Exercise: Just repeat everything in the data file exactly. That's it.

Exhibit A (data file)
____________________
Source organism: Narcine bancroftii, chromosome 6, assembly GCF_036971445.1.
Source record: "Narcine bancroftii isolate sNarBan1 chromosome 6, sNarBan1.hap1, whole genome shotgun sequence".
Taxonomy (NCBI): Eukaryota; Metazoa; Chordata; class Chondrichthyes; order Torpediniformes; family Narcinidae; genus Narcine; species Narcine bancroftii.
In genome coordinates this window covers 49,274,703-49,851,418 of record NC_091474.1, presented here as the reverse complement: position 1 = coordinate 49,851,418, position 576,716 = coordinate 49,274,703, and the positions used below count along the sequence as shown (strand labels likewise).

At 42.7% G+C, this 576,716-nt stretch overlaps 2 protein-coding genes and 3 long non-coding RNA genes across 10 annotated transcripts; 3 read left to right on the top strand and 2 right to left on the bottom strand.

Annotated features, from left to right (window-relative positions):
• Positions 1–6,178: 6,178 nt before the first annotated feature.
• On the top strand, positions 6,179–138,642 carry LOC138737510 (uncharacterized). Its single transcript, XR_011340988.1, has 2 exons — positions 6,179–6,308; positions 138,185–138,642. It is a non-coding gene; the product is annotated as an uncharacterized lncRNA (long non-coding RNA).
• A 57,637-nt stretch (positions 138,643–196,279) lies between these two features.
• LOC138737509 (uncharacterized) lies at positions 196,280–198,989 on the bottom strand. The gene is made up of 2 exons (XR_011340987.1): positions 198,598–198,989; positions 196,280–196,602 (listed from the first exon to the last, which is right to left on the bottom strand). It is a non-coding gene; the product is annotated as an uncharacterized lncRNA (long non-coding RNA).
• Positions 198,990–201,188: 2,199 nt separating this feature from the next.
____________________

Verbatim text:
Source organism: Narcine bancroftii, chromosome 6, assembly GCF_036971445.1.
Source record: "Narcine bancroftii isolate sNarBan1 chromosome 6, sNarBan1.hap1, whole genome shotgun sequence".
Taxonomy (NCBI): Eukaryota; Metazoa; Chordata; class Chondrichthyes; order Torpediniformes; family Narcinidae; genus Narcine; species Narcine bancroftii.
In genome coordinates this window covers 49,274,703-49,851,418 of record NC_091474.1, presented here as the reverse complement: position 1 = coordinate 49,851,418, position 576,716 = coordinate 49,274,703, and the positions used below count along the sequence as shown (strand labels likewise).

At 42.7% G+C, this 576,716-nt stretch overlaps 2 protein-coding genes and 3 long non-coding RNA genes across 10 annotated transcripts; 3 read left to right on the top strand and 2 right to left on the bottom strand.

Annotated features, from left to right (window-relative positions):
• Positions 1–6,178: 6,178 nt before the first annotated feature.
• On the top strand, positions 6,179–138,642 carry LOC138737510 (uncharacterized). Its single transcript, XR_011340988.1, has 2 exons — positions 6,179–6,308; positions 138,185–138,642. It is a non-coding gene; the product is annotated as an uncharacterized lncRNA (long non-coding RNA).
• A 57,637-nt stretch (positions 138,643–196,279) lies between these two features.
• LOC138737509 (uncharacterized) lies at positions 196,280–198,989 on the bottom strand. The gene is made up of 2 exons (XR_011340987.1): positions 198,598–198,989; positions 196,280–196,602 (listed from the first exon to the last, which is right to left on the bottom strand). It is a non-coding gene; the product is annotated as an uncharacterized lncRNA (long non-coding RNA).
• Positions 198,990–201,188: 2,199 nt separating this feature from the next.